By identifying barriers to gender-neutral toilets in schools, this study has identified key areas requiring intervention. For example, study participants pointed to the current National Compliance Code (NCC) that guides the design and construction of buildings in Australia and does not accommodate gender-neutral toilets. Changes to the NCC require the submission of a Proposal for Change to the Australian Building Codes Board [35]. However, despite the exclusion of gender-neutral toilets from the NCC, some states in Australia have introduced policies that support trans students in schools, including a mandated procedure from the Department for Education in South Australia to support trans and intersex children and young people. The procedure states that trans students should be able to use facilities that match their gender identity, and that alternative options, such as using disabled or staff facilities, should be temporary solutions unless requested by the student [38]. Gender-neutral toilets became a debated topic in the United States around 2017 when President Donald Trump revoked instructions by the 2016 President, Barack Obama, that allowed students in the United States to access school toilets matching their gender identity [39]. President Joe Biden’s administration reversed Donald Trump’s decision in 2021, although it is still unclear how this decision applies to school toilet access [40]. Intervention studies exploring the positive effects of gender-neutral toilets on SGD youth will not only strengthen submissions to change existing building codes in Australia, but may also support advocates of SGD youth and gender-neutral toilets internationally.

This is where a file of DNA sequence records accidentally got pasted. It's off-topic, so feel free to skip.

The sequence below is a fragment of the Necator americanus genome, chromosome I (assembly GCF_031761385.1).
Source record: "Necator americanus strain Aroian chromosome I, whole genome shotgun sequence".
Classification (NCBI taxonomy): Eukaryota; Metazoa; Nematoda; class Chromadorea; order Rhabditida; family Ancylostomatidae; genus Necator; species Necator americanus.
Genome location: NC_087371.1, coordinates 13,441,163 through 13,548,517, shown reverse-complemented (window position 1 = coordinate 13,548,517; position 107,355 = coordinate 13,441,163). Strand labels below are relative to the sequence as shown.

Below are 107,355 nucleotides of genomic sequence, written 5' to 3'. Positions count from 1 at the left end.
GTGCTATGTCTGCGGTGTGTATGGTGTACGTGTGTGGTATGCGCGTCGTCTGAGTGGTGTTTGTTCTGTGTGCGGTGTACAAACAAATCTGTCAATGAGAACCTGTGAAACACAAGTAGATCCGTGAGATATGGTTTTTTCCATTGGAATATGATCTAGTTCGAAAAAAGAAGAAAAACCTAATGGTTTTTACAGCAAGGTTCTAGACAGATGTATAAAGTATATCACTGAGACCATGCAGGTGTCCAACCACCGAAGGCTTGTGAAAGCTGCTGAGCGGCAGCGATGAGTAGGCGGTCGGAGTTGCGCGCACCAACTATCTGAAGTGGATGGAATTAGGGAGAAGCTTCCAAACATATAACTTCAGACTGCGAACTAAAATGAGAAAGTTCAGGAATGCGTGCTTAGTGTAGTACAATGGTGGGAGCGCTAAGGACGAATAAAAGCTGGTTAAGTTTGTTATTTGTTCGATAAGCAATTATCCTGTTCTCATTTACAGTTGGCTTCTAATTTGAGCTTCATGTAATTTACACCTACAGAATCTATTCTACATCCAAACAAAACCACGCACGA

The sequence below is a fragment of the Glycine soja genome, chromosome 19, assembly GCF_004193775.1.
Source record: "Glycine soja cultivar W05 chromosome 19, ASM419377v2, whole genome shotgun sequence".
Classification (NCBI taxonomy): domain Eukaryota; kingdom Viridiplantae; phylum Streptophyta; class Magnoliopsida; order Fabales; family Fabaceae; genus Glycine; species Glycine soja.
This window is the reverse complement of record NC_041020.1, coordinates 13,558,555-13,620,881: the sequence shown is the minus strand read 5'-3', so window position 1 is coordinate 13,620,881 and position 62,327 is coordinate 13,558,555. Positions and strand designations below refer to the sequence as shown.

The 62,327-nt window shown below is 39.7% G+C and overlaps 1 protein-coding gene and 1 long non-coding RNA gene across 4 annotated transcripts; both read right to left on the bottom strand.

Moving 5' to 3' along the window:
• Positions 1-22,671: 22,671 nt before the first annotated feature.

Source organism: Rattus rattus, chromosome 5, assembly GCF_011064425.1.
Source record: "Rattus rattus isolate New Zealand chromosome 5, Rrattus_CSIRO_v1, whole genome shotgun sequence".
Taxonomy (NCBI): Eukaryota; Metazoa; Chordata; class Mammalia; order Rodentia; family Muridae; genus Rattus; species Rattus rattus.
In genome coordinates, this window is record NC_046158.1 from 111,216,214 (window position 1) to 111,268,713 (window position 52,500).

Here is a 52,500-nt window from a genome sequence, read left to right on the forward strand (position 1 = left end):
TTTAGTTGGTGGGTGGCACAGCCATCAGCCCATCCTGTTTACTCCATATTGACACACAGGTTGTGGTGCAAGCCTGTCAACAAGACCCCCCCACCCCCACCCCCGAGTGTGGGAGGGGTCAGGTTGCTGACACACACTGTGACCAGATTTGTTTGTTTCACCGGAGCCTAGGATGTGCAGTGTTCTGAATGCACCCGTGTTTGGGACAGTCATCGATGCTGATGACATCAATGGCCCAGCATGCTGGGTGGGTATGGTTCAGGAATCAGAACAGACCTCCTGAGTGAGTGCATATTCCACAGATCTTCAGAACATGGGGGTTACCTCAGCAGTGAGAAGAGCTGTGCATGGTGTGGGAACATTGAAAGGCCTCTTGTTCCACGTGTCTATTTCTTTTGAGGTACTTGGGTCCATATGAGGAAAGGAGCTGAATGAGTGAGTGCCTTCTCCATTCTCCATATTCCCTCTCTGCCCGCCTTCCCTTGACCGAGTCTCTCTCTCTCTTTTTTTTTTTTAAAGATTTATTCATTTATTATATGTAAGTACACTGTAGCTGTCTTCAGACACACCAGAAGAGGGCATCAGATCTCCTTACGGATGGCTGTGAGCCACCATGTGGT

While participants in the current study supported the introduction of gender-neutral toilets in schools, they also noted that resistance from parents may be stronger in primary than secondary schools. Indeed, parents of children attending a primary school in London petitioned against the inclusion of gender-neutral toilets over concerns of increased sexual assaults [23]. Analyses of criminal incident reports have found no evidence that assaults, sex crimes, or voyeurism in public toilets are increased by gender-neutral toilets or SGD inclusive policies [41]. Furthermore, trans youth are more likely to be victims of sexual assault than perpetrators [7]. Gender-neutral toilets may also be safer for women than gender-segregated toilets, because of higher volumes of users and enhanced natural surveillance [24,42]. Conducting trials of gender-neutral toilets in secondary schools may be more acceptable to parents, allowing researchers to explore the needs of SGD students before commencing trials in primary schools. Using terms such as ‘universal access toilets’ rather than gender-neutral, all-gender, or unisex toilets may also reduce resistance. Eliminating resistance from parents and students may also require changes to school culture, such as encouraging school administrators to foster inclusive school climates, supporting the development of gay–straight alliance groups, introducing and promoting SGD-specific anti-bullying policies, encouraging the use of preferred names and pronouns, removing gendered uniform codes, and including examples in the school curriculum that normalise SGD identity [11,16,43,44].